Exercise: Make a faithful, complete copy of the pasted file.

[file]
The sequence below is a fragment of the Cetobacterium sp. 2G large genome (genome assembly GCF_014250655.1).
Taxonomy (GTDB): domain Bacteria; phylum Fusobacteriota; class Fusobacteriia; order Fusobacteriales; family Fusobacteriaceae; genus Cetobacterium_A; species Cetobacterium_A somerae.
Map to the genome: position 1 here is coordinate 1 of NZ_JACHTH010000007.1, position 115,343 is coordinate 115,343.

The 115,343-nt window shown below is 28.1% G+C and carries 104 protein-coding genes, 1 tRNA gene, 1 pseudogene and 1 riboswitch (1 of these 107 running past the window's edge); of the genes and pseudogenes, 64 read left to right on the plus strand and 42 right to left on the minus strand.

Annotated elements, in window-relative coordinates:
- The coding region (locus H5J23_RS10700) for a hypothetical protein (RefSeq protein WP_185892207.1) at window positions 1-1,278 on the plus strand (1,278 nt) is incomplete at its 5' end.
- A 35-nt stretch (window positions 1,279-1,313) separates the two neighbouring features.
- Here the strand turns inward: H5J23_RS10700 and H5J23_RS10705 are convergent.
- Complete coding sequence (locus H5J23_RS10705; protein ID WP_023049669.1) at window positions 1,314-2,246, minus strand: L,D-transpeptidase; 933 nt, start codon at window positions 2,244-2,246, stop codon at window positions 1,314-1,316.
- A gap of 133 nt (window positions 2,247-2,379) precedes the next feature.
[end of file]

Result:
The sequence below is a fragment of the Cetobacterium sp. 2G large genome (genome assembly GCF_014250655.1).
Taxonomy (GTDB): domain Bacteria; phylum Fusobacteriota; class Fusobacteriia; order Fusobacteriales; family Fusobacteriaceae; genus Cetobacterium_A; species Cetobacterium_A somerae.
Map to the genome: position 1 here is coordinate 1 of NZ_JACHTH010000007.1, position 115,343 is coordinate 115,343.

The 115,343-nt window shown below is 28.1% G+C and carries 104 protein-coding genes, 1 tRNA gene, 1 pseudogene and 1 riboswitch (1 of these 107 running past the window's edge); of the genes and pseudogenes, 64 read left to right on the plus strand and 42 right to left on the minus strand.

Annotated elements, in window-relative coordinates:
- The coding region (locus H5J23_RS10700) for a hypothetical protein (RefSeq protein WP_185892207.1) at window positions 1-1,278 on the plus strand (1,278 nt) is incomplete at its 5' end.
- A 35-nt stretch (window positions 1,279-1,313) separates the two neighbouring features.
- Here the strand turns inward: H5J23_RS10700 and H5J23_RS10705 are convergent.
- Complete coding sequence (locus H5J23_RS10705; protein ID WP_023049669.1) at window positions 1,314-2,246, minus strand: L,D-transpeptidase; 933 nt, start codon at window positions 2,244-2,246, stop codon at window positions 1,314-1,316.
- A gap of 133 nt (window positions 2,247-2,379) precedes the next feature.